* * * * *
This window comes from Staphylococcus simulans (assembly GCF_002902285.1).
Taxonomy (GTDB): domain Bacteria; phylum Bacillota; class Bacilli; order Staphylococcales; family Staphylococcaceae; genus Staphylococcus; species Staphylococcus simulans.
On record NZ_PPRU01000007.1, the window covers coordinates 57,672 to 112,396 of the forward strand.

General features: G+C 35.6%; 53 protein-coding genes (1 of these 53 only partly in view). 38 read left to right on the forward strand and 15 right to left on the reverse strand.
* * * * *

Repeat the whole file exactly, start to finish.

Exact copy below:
This window comes from Staphylococcus simulans (assembly GCF_002902285.1).
Taxonomy (GTDB): domain Bacteria; phylum Bacillota; class Bacilli; order Staphylococcales; family Staphylococcaceae; genus Staphylococcus; species Staphylococcus simulans.
On record NZ_PPRU01000007.1, the window covers coordinates 57,672 to 112,396 of the forward strand.

General features: G+C 35.6%; 53 protein-coding genes (1 of these 53 only partly in view). 38 read left to right on the forward strand and 15 right to left on the reverse strand.